Authorities are still searching for a suspect, described as a black male in his 30s approximately 175 pounds and 5'8", in connection with a botched armed robbery in the early evening hours last week on Tuesday at Magruder's Grocery on Maple Avenue in downtown Vienna.
According to police reports, at approximately 5 p.m. on March 6, the suspect stepped up to the customer service desk and asked for a job application from an employee.
After following the female assistant manager to the back of the store, he moved in close to her and asked if she knew the policy for robberies. He then pulled up his sweatshirt to show her a gun tucked into his waistband before threatening her life if she didn't show him to the safe, according to records.
When the assistant manager returned to the front of the store for her keys, another manager noticed that something was bothering the woman and asked if she needed any help, causing the suspect to abruptly turn around and leave the store empty-handed.
"In this case everyone did what they needed to do and fortunately nobody got hurt and he didn't get any money," said Wally McClanahan, store manager of Magruder's, who was present during the incident.
Still, the attempted robbery has caused the employees and managers to review its security policies, McClanahan added.
"I've worked in a lot of different places … and you don't think that something like this would normally happen in Vienna," he said. "Needless to say, this is one of those incidents that snaps you out of a state of complacency."
WITH THE NEWS of the attempted robbery comes a renewed call from local authorities for grocery store customers to monitor their belongings while shopping, a common environment for thieves looking to steal money or wallets. Each week, Vienna police receive one to three reports of wallets or valuables being stolen while a customer is shopping, according to Vienna Police Department officer V.L. Palmore.
"These larcenies have been happening since people have been grocery shopping and they will continue to happen on a regular basis until people stop putting their bags in their carts and walking away," Palmore said.
Common tactics used by thieves in this sense involve waiting for someone who has left a purse or other bag unattended in their shopping cart to turn their heads or leave the bag unattended as they reach for something on the shelves, according to Palmore.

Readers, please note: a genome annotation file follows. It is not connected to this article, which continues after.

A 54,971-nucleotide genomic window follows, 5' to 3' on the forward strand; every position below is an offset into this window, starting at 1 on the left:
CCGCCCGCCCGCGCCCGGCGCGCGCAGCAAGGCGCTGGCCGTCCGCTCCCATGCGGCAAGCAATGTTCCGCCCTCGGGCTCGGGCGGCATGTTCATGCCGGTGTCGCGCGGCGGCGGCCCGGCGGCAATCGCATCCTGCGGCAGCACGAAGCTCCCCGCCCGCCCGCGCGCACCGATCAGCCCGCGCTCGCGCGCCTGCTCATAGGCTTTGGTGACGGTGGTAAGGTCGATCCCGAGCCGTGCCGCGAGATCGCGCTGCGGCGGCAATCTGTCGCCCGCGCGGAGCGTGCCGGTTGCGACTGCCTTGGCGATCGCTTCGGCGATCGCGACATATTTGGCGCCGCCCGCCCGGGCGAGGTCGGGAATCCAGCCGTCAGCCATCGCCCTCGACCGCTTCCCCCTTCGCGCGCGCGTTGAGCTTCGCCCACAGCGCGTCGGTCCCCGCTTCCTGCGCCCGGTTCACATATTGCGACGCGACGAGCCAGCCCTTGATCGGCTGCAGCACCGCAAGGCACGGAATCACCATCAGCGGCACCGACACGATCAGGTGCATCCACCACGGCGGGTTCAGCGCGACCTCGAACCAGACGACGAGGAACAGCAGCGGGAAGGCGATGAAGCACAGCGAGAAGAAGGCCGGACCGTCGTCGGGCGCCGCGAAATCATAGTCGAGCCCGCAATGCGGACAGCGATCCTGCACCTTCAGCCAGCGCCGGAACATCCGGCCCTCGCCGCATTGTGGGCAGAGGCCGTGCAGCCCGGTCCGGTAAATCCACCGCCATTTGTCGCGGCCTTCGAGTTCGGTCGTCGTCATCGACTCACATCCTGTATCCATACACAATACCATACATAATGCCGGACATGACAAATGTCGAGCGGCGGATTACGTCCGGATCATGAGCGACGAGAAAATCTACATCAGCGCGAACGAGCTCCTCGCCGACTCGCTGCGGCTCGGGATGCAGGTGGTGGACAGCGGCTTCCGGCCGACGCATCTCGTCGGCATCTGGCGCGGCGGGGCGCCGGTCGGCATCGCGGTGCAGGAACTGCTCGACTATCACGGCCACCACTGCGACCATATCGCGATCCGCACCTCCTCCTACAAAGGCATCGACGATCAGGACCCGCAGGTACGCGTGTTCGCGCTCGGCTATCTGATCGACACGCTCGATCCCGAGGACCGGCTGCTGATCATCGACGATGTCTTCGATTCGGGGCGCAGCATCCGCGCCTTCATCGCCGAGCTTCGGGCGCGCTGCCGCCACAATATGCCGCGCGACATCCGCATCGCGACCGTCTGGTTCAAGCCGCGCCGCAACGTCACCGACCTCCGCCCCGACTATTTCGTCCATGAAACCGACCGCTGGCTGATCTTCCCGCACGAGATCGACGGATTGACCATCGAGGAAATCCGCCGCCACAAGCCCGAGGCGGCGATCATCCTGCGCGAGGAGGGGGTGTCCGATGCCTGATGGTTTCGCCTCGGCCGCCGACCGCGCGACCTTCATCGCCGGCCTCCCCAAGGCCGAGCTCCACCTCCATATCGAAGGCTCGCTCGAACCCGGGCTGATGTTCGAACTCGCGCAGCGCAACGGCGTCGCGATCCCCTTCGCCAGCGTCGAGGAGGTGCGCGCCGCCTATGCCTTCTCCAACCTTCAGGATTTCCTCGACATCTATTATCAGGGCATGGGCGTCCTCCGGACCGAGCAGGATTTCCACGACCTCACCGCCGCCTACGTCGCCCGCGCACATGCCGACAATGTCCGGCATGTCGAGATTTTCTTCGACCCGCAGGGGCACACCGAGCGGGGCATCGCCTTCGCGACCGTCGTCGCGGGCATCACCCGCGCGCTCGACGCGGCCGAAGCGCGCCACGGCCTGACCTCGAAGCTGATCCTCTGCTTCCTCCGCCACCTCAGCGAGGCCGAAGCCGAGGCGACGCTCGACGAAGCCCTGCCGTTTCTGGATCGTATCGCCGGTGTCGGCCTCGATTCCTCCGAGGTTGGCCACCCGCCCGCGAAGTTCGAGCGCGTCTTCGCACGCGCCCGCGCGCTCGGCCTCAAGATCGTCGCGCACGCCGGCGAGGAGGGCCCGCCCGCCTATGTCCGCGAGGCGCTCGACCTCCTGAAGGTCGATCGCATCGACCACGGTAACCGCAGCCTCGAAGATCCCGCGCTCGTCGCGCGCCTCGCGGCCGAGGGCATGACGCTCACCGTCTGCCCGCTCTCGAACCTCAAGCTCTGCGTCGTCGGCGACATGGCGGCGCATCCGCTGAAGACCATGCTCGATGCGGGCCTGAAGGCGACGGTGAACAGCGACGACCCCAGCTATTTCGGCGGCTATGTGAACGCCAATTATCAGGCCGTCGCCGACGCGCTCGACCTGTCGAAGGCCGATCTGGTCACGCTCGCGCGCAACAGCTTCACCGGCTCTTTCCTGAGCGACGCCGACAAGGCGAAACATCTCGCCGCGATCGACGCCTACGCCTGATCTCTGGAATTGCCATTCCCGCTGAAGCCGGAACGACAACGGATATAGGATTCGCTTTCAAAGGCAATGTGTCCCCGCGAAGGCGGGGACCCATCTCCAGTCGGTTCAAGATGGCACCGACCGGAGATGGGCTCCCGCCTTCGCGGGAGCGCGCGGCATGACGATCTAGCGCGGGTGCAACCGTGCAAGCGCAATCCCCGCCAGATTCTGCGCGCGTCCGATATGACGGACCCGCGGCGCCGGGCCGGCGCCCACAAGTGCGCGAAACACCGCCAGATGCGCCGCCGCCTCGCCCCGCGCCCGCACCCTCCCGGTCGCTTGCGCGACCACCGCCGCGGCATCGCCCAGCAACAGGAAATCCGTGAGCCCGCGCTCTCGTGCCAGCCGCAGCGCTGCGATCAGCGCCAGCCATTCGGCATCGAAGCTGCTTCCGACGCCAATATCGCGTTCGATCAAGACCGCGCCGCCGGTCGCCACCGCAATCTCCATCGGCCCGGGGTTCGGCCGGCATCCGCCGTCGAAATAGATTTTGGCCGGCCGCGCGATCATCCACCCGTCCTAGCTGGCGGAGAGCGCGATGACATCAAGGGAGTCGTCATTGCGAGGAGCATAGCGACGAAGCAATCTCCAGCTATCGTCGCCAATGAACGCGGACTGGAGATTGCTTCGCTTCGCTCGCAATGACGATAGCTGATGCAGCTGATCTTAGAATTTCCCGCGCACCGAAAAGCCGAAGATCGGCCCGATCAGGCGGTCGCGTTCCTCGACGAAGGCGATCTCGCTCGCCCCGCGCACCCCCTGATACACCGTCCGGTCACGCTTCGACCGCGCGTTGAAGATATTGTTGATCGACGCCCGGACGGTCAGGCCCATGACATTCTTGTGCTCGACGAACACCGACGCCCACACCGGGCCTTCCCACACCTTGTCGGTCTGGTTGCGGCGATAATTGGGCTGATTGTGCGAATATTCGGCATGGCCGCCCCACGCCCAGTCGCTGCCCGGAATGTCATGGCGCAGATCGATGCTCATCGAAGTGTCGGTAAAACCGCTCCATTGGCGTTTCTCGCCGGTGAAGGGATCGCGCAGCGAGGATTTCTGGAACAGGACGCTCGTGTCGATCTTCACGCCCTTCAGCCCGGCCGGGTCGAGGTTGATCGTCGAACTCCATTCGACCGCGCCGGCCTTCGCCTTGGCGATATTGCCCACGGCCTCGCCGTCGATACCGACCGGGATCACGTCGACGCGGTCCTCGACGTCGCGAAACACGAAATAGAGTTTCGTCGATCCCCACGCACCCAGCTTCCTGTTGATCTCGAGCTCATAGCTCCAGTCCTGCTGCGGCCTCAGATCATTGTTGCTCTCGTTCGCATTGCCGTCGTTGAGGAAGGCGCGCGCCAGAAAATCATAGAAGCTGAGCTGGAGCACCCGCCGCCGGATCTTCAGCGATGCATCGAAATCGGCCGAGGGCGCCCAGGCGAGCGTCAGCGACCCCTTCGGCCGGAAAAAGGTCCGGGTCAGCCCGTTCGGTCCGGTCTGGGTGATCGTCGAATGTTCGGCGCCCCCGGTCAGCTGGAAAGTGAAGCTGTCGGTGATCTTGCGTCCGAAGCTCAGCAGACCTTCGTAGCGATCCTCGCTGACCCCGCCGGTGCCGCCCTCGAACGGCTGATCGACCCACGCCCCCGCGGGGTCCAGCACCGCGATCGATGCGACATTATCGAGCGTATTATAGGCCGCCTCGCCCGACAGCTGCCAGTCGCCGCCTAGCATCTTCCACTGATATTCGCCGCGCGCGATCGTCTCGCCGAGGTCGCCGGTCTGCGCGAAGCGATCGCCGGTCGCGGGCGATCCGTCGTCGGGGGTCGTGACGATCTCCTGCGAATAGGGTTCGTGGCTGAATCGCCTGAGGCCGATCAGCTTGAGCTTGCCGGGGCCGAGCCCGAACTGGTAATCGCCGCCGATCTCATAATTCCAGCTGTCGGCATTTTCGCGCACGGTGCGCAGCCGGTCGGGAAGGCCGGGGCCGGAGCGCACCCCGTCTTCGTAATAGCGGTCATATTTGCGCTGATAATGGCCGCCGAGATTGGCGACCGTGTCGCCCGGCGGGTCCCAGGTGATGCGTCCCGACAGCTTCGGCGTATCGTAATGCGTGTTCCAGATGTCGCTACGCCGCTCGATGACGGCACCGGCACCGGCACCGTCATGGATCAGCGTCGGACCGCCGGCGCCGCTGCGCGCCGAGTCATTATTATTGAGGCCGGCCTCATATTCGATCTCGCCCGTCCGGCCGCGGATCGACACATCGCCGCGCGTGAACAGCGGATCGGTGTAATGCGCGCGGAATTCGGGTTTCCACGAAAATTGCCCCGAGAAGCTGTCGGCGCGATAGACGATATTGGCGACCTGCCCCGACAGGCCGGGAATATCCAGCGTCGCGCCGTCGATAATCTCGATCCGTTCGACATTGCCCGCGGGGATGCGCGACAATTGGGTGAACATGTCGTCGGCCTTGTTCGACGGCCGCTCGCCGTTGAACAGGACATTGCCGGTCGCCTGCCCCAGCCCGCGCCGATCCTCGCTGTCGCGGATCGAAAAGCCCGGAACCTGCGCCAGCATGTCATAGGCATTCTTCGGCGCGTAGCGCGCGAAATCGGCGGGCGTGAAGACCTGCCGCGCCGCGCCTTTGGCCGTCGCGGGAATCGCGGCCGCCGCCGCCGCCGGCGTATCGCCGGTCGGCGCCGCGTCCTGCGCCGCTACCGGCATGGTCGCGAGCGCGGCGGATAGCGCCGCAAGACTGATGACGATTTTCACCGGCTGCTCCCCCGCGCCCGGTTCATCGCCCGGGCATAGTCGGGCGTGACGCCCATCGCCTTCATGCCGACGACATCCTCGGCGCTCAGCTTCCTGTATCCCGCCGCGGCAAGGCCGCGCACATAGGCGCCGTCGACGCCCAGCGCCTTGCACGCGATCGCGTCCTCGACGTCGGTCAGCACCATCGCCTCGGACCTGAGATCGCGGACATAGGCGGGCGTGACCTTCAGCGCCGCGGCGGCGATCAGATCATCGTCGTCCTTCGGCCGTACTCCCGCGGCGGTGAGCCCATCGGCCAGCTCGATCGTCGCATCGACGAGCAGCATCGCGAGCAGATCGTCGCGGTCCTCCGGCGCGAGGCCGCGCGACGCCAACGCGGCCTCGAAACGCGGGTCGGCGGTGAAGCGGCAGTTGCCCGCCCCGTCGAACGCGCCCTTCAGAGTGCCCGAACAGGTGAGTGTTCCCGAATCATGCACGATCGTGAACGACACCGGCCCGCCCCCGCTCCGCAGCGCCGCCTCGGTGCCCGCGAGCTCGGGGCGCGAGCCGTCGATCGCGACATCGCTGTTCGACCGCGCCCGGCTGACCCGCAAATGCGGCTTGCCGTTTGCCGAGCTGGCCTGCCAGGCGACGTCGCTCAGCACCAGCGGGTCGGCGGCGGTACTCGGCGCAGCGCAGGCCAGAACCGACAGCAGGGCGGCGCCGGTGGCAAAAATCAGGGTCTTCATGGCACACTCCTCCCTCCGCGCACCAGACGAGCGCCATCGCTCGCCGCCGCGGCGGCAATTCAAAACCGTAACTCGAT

"A customer will leave their purse and turn around to check on one item, and that second of time is all that a thief needs," she said. "You have to be mindful of your things at all times."
More advanced strategies will involve a team of thieves, with one working to distract a customer by asking a question or asking for assistance while the other takes the opportunity to steal a wallet or purse, Palmore added.
THE KEY TO STAYING safe while shopping is to remain aware of surroundings and never let a bag or purse to get out of your sight, according to Beverly McCoy, store manager of Safeway supermarket on Maple Avenue in Vienna.
"I don't think we're in a crime-stricken area by any means … but people always need to be aware of their surroundings," McCoy said. "When you eliminate the opportunity, that's how you stop these things from happening."
And it is sensing that opportunity that might cause a crime that might not have been the initial intention of the perpetrator, McClanahan said.
"A lot of people might not think of [stealing] normally, but if you walk away from your cart and have a purse open with money sticking out, sometimes they might take that opportunity," he said.
While stores do provide surveillance cameras and security officers who watch out for customers as well as merchandise, visitors still must remain vigilant for their own security, according to Jamie Miller, corporate public affairs manager for Giant Food Supermarkets.
"I think a lot of it is common sense … don't let your purse out of your sight when you come into a store," Miller said. "It's a public gathering place and obviously for that there's a lot of people in one area," making a supermarket a place where petit larceny takes place.
All three of the stores encourage their employees to look out for people who may have left a purse or wallet where it could be vulnerable to thieves, according to representatives. But the first line of defense against theft has to be with the customers, Palmore said.
The best way to do that, she added, is by keeping purses and wallets locked in car trunks while shopping, taking only what is necessary to shop with.
"If people want to avoid these incidents … they need to eliminate the opportunity," Palmore said. "These incidents ... are so avoidable, people just need watch what they're doing."